You can plot the step response with SCILAB like this:


c1 = 680e-12;
c2 = 100e-12;
r = 1800;
kvco = 2e6;
kpd = 0.5e-3;
s = poly(0,'s');
f = 1/s/c1 * (1+s*r*(c1+c2)) / (1+s*r*c2);
g = kpd * f * kvco/s;
h = g/.(1);
h = tf2ss(h, 1e-40);
t = 0:.1e-6:1e-5;
xbasc(0);xset("window",0);xselect();
plot2d([t',t'],[(csim('step',t,h))',ones(t')]);   
  

You can't say h=g/(1+g) in SCILAB. You must use the /. (slashdot) system feedback operator to avoid a simplification problem. See also slash. The second tf2ss() parameter sets an optional "tolerance" which I found necessary to avoid errors with certain transfer functions.

By inserting

  f = 1 / (1/f + s*10e-12); 
you can incorporate 10pF of parallel stray capacitance in the simulation. It doesn't make much difference.

The step response is only a guide to lock-in time. It's difficult to predict the length of the capture transient. Every one is different! It depends on the initial phase error which is random. The loop may even initially go the wrong way.

SCILAB can also do bode plots of course:

...
g = kpd * f * kvco/s;
g = syslin('c', g);
xbasc(0);
bode(g, 1e3, 1e7, .01);     

Serial to parallel conversion

As a concession to programmable logic, I'm using a 16V8 to detect the end of the preamble and count the bits in:

The GAL was programmed using Atmel WinCUPL:


pin 2 = D7;
pin 3 = D6;
pin 4 = Lock;

pin [12..14] = [Bit0..2];

pin 17 = !Frame;
pin 18 = !Strobe;
pin 19 = !Gate;

field Bit = [Bit0..2];

Start = D6 & D7;

Frame.d = Lock & ( Start # Frame);

sequence Bit
{
	present 'd'0 if Frame next 'd'1;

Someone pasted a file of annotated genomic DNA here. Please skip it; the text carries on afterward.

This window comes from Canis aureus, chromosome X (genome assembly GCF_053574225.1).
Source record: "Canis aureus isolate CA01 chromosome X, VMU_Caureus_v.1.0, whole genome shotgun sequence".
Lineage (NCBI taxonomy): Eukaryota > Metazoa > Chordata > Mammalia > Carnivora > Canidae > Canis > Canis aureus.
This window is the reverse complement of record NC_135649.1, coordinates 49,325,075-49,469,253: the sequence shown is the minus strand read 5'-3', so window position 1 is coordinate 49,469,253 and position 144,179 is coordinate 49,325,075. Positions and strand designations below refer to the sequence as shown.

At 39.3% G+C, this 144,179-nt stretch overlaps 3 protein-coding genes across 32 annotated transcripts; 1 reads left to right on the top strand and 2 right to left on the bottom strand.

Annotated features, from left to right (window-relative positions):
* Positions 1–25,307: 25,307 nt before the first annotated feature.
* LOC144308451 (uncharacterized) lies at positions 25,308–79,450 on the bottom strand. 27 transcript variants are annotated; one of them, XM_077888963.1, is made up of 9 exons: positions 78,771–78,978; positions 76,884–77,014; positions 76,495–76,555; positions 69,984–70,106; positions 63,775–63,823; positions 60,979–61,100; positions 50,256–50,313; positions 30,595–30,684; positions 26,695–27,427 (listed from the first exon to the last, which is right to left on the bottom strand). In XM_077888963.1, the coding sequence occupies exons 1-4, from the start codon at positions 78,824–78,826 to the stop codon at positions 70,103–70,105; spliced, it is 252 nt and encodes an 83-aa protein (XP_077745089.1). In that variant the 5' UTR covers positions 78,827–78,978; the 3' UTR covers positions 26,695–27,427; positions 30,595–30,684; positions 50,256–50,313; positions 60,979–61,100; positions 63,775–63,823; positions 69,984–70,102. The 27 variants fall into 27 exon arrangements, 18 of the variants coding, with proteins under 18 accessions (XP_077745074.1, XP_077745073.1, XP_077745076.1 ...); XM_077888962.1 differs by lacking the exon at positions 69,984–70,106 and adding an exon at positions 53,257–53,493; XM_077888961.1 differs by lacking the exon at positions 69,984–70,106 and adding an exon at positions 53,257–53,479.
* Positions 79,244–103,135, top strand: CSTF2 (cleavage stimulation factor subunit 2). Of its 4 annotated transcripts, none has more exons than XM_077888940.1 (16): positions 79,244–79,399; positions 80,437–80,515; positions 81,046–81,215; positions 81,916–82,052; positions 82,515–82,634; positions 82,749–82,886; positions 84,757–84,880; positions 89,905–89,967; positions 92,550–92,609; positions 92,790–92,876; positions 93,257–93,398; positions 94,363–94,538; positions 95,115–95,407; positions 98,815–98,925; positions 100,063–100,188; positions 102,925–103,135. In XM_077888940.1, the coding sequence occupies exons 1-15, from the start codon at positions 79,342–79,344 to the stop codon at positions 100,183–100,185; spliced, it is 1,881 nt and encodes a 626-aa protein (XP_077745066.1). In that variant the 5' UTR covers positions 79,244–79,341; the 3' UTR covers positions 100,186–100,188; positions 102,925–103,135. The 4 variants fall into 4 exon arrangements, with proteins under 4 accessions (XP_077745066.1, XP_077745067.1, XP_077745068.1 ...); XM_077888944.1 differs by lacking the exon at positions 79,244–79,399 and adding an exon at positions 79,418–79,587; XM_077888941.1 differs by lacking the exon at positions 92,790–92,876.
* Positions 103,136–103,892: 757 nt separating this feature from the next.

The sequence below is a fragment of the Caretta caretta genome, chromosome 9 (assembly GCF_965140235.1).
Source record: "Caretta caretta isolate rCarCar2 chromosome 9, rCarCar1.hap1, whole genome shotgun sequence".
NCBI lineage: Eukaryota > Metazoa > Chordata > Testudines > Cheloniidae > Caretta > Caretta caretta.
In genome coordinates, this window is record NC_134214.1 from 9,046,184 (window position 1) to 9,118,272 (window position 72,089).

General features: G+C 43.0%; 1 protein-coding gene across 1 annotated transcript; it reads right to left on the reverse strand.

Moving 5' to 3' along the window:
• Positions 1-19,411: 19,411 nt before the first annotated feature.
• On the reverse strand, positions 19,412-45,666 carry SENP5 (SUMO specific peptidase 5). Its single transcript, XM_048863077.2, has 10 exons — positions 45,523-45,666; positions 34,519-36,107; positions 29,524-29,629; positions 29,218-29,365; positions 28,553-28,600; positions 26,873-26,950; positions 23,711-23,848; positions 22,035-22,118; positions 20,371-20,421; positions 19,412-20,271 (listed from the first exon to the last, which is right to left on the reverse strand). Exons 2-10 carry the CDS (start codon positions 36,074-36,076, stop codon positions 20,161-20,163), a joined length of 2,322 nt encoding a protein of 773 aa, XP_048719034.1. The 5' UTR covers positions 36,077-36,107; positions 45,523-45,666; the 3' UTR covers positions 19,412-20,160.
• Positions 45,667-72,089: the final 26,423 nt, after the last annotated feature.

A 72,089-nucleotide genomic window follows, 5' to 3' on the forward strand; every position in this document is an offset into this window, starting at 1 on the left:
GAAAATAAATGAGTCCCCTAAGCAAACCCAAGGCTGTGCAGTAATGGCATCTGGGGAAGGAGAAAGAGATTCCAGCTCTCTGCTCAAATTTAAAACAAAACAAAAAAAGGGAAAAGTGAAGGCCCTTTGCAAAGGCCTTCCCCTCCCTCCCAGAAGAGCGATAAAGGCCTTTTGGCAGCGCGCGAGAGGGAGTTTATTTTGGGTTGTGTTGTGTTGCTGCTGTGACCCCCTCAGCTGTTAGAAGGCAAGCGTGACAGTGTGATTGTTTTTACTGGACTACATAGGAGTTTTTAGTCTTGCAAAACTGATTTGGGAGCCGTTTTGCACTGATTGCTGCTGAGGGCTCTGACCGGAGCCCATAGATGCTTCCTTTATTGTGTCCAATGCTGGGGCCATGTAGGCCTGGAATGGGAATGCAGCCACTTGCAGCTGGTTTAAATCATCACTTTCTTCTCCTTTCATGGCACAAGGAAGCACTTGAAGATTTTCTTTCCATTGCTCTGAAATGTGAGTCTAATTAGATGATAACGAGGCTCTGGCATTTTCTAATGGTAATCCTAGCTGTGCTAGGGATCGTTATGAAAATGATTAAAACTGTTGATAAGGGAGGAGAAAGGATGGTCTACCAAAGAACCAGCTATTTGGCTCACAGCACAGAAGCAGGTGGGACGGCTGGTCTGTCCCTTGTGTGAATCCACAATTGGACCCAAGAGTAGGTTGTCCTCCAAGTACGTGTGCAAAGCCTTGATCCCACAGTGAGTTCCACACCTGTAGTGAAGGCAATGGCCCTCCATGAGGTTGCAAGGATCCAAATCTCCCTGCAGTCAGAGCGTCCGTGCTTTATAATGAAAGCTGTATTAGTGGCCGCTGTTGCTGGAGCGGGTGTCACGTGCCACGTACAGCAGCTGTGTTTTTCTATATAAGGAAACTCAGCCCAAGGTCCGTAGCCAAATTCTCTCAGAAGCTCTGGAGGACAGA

present 'd'1 if Frame next 'd'2;
	present 'd'2 if Frame next 'd'3;
	present 'd'3 if Frame next 'd'4;
	present 'd'4 if Frame next 'd'5;
	present 'd'5 if Frame next 'd'6;
	present 'd'6 if Frame next 'd'7 out Gate.d;  
	present 'd'7 if Frame next 'd'0;
}

Strobe.d = Gate;
    Bit0.d  =>
        !Bit0 & Frame

    Bit1.d  =>
        !Bit0 & Bit1 & Frame
      # Bit0 & !Bit1 & Frame

    Bit2.d  =>
        !Bit0 & Bit2 & Frame
      # !Bit1 & Bit2 & Frame
      # Bit0 & Bit1 & !Bit2 & Frame

    Frame.d  =>
        Frame & Lock
      # D6 & D7 & Lock

    Gate.d  =>
        !Bit0 & Bit1 & Bit2 & Frame

    Strobe.d  =>
        Gate
Timing diagram

Parallel data is valid on the rising edge of STROBE. The spare pin nodes could be used to lengthen or further delay the strobe pulse if desired. I'm using a Thurlby LA160 logic analyser to inspect the packets:

Sending test packets

I'm using WinPcap to generate test packets. See here for how. By sending continuous broadcast packets in a loop, I can view capture transients on the 'scope. Before the lock detector was working, and when the acquisition time was longer than the preamble, I sent long packets filled with the data byte 0x55 to simulate an extended preamble.

Packet structure

FieldLength (bytes)
Preamble8
Destination MAC address6
Source MAC address6
Type2
Data46 - 1500
Checksum4

Possible improvements

I've tried substituting faster 74F devices for HCMOS with some success. Quality of lock as measured by the duty cycle at the output of U8/B improved slightly. Only U2, 7, 9 and 10 need be replaced. The rest can stay as HCMOS. Strictly speaking, 74F VOH is too low to drive HCMOS directly. A 74HCT00 can be deployed at U8 to interface between them. CLK Q will need level conversion through U8.

I might try a faster charge pump using diode switching:

This is based on a circuit used by RACAL in the RA1792 communications receiver. It's faster because the (bipolar) current sources are ON all the time. And it should be easier to achieve source/sink balance using this circuit. Unfortunately, the output is constrained between 0 and 5 volts.

Interesting links

www.fpga4fun.com/10BASE-T.html
Manchester Decoder in 3 CLBs